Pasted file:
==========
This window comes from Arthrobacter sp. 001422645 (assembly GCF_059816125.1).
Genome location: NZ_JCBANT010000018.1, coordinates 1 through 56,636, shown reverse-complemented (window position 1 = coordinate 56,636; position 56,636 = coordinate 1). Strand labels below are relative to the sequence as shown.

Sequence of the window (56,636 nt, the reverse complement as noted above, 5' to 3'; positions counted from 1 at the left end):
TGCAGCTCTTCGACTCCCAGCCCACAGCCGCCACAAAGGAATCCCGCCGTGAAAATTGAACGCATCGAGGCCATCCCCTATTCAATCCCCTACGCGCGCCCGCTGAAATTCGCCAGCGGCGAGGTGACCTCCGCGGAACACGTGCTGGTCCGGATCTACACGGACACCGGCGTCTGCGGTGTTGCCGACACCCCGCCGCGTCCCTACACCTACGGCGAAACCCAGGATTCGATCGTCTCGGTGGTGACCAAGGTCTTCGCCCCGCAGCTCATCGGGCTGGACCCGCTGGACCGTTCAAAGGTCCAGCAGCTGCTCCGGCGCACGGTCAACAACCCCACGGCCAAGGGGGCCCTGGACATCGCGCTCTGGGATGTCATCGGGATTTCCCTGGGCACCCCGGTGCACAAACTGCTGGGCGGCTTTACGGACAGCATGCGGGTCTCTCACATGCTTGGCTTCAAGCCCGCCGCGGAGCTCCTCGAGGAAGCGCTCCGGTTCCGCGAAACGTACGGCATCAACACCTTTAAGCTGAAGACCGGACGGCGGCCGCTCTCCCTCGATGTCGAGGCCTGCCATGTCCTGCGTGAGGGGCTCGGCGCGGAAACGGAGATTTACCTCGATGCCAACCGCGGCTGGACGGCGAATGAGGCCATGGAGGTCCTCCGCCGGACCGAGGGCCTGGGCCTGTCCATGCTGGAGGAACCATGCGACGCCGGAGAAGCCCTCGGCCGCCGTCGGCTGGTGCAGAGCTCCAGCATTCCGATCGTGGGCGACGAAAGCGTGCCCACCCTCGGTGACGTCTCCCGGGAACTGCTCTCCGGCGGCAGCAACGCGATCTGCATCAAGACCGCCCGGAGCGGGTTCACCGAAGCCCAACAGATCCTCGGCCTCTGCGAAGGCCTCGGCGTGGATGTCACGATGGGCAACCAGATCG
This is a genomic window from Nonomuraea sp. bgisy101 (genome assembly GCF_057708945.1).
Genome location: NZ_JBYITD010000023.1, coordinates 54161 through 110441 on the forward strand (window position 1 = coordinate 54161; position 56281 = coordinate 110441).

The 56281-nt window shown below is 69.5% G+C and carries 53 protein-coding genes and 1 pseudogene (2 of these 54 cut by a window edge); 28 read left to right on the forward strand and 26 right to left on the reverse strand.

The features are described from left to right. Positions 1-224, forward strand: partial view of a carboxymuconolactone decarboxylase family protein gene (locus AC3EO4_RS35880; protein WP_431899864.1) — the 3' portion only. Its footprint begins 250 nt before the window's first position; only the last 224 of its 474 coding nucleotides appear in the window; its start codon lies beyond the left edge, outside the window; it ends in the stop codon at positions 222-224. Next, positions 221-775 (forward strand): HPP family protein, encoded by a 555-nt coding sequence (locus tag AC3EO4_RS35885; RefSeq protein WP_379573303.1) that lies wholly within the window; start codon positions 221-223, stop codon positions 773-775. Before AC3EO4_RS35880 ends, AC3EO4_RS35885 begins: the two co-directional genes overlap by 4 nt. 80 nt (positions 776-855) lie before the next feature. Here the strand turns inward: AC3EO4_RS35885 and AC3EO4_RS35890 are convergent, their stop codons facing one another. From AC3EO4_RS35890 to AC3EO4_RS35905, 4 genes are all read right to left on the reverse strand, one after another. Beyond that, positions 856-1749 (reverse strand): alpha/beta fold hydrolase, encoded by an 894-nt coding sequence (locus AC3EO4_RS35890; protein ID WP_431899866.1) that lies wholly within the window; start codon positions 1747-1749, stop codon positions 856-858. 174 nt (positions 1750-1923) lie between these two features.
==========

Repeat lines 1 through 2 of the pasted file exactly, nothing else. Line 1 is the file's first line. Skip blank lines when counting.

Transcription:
This window comes from Arthrobacter sp. 001422645 (assembly GCF_059816125.1).
Genome location: NZ_JCBANT010000018.1, coordinates 1 through 56,636, shown reverse-complemented (window position 1 = coordinate 56,636; position 56,636 = coordinate 1). Strand labels below are relative to the sequence as shown.